Subjectivity and spatiality The link between colonial subjectivity and spatial relations is relatively under-investigated and in this chapter I examine the way that spatial relations often determine and impact on the construction of colonial identities, and how subjectivities play a role in the construction and contesting of spatiality. Subjectivity has been analysed largely from the perspective of psychoanalysis and, because psychoanalysis is not able to analyse the historical specificity of the social and

in Gender and colonial space
Sara Mills

This chapter analyses the specificity of colonial public and domestic architecture and focuses on the way that these forms of architecture developed out of a complex relationship with both metropolitan and indigenous styles of architecture. These new forms of architecture were both a reflection of and embodiment of cultural norms at a stereotypical level – how the British would like to be perceived, how they wanted their rule and their colonising to be seen. Whilst public colonial architectural space has been analysed in some detail

in Gender and colonial space
Sara Mills

In an uncanny Australia, one’s place is always already another’s place and the issue of possession is never complete, never entirely settled. (Gelder and Jacobs, 1998: 138) When colonial space is generally discussed, very often it is the perspective of the coloniser and imperialist that is adopted, and in some senses this book is no exception. In focusing on gender, there may be a sense in which we necessarily, even if unintentionally, downplay other perspectives. McEwan asks, ‘Is it possible to recover the

in Gender and colonial space
Dakar between garden city and cité-jardin
Liora Bigon

comes next only adds to the confusion: ‘When we move out of the realm of practical application toward the germ of the idea itself, the likelihood of distortion is nearly as great.’ Written more than forty-five years ago, Creese’s description of the semantic and practical confusions of the garden city idea is particularly applicable to the history of colonial

in Garden cities and colonial planning

During the Second World War, over 9,000 men from several colonies, protectorates and mandate territories fought for the British Empire. These forces represented a significant shift in naval policy towards the recruitment of colonial manpower at a time of distinct pressures on British imperialism. This book examines the impact of colonial naval forces, by analyzing the 'official' and 'subaltern' sources in the United Kingdom, the Caribbean, East Africa, Southeast Asia and Hong Kong. The Trinidad Royal Naval Volunteer Reserve (TRNVR) was formed to defend the island's oil supply to British oil-fired ships. The book also looks at the experience of the Cayman Islanders who volunteered to serve in the TRNVR. An East African case study focuses on Kenya and Zanzibar before and after the Second World War. The Kenya Royal Naval Volunteer Reserve (KRNVR) was the first colonial naval force in the British Empire; local naval forces were also formed in Zanzibar and Tanganyika. In the analysis of Southeast Asia and the Malacca Straits, the book discusses, inter alia, origins of Malaya's naval forces, and analyses the issues of force expansion and 'Malaysianisation' during the Malayan Emergency and decolonisation. There was an initial reluctance on the Navy to recruit the Chinese, but with their overwhelming majority in Hong Kong, their enlistment in the Hong Kong Royal Naval Volunteer Reserve (HKRNVR) was unavoidable. The post-war evolution of Hong Kong's naval force as it adjusted to the roles of Communist China's emergence and Britain's declining world are also examined.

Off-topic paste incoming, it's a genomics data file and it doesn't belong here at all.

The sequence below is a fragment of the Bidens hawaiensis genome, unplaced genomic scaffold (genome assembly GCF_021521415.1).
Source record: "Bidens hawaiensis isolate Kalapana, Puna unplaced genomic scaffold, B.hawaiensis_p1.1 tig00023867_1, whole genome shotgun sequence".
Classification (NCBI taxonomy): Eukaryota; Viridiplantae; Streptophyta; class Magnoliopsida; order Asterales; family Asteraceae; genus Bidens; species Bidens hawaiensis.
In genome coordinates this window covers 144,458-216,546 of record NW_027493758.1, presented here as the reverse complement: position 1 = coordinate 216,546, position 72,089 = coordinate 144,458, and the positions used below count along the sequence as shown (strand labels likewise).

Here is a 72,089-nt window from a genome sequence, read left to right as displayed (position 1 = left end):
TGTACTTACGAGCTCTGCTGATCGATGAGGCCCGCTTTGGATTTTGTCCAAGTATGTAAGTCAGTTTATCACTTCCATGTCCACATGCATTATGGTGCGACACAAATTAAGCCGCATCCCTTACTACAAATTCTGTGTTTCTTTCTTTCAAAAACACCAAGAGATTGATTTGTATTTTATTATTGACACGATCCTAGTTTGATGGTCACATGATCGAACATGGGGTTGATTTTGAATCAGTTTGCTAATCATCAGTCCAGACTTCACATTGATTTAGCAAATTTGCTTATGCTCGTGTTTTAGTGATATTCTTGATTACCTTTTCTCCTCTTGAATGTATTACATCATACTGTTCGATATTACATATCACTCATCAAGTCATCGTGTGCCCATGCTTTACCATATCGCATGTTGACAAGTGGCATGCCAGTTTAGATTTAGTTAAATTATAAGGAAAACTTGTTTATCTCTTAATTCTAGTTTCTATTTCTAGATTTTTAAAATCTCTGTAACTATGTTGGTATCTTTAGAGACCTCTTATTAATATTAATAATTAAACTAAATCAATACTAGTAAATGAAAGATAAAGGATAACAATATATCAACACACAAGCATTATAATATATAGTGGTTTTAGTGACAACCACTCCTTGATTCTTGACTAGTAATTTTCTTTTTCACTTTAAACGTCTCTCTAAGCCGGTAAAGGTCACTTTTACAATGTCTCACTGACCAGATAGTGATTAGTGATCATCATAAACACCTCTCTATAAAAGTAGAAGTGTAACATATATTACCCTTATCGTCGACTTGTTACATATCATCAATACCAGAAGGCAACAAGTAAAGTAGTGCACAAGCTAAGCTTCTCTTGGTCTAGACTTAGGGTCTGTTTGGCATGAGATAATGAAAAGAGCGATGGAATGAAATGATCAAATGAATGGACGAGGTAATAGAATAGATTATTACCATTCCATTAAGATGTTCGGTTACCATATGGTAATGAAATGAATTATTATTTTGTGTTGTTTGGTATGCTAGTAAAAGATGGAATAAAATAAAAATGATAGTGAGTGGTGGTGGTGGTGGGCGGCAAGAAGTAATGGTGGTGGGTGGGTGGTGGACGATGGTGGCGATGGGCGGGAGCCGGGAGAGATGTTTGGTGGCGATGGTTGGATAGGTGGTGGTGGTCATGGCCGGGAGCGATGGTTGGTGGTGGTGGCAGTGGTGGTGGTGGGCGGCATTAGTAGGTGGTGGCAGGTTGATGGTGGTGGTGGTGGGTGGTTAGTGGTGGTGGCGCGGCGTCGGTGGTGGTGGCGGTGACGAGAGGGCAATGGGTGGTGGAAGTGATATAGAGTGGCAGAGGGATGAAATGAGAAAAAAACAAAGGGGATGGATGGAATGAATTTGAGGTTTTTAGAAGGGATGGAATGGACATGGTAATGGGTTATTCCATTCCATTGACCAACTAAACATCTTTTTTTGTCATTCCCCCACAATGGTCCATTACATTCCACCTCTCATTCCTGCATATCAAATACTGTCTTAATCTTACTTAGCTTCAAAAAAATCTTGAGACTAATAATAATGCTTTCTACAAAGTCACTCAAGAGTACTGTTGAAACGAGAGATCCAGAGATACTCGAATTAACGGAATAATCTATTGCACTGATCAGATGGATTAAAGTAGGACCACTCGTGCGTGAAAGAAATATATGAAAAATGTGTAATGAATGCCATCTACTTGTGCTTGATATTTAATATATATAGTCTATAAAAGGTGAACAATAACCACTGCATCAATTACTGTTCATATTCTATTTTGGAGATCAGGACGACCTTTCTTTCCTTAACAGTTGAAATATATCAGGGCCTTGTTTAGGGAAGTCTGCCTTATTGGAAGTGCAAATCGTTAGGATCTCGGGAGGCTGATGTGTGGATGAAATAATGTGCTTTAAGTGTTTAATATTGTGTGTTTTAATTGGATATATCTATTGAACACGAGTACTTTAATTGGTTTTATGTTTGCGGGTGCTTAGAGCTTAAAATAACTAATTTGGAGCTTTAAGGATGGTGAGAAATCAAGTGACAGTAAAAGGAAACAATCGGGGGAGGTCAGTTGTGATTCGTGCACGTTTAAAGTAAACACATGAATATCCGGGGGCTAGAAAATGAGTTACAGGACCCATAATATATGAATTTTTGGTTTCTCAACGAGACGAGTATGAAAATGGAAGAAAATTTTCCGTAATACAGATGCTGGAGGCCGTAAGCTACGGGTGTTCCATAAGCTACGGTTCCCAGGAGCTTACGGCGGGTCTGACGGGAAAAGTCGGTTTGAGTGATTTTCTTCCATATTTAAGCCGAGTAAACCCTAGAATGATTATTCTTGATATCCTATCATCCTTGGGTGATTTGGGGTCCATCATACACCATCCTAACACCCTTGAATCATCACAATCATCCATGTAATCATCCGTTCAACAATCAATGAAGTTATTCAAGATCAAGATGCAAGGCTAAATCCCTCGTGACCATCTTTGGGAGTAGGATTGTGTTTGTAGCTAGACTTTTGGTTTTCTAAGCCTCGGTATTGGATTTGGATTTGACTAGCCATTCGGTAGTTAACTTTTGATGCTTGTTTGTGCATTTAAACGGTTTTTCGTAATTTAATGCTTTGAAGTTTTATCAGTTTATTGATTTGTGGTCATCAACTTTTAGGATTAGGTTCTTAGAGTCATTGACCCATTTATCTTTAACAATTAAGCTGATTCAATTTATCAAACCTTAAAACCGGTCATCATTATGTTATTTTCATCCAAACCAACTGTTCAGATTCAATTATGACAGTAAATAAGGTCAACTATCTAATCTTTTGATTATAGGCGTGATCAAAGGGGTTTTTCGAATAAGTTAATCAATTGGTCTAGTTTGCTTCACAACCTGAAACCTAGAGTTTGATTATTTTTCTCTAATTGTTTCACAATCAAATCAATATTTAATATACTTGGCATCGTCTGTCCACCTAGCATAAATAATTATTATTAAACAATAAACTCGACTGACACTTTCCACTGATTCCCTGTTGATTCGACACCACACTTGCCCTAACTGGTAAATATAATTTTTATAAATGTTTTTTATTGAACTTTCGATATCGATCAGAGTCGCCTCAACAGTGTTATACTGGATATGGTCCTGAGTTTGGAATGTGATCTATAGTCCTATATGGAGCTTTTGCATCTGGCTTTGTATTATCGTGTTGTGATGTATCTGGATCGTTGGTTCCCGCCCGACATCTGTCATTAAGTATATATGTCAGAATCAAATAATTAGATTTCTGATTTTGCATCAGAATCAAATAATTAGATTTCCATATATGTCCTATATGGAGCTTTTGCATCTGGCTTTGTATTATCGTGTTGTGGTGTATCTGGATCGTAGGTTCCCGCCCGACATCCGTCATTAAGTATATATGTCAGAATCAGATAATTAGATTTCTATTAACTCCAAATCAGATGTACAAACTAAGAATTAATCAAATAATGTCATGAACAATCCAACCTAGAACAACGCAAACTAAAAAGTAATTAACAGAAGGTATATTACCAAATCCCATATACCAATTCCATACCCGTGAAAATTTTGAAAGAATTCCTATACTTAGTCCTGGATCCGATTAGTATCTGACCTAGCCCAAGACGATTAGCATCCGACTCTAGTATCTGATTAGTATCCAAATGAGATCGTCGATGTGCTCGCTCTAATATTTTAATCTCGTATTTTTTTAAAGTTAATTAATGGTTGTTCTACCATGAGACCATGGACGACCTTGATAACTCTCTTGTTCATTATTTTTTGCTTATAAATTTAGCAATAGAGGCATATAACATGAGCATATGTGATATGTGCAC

Segregationist insights
Liora Bigon

Introduction The establishment of Dakar as a colonial, imperial and federal capital city both in French sub-Saharan Africa and in the French colonial imagination was no different from any other colonial city in Africa, and beyond in terms of segregationist thinking. As in fact was clear from every monograph on any contemporary colonial city, the planning of residential

in French colonial Dakar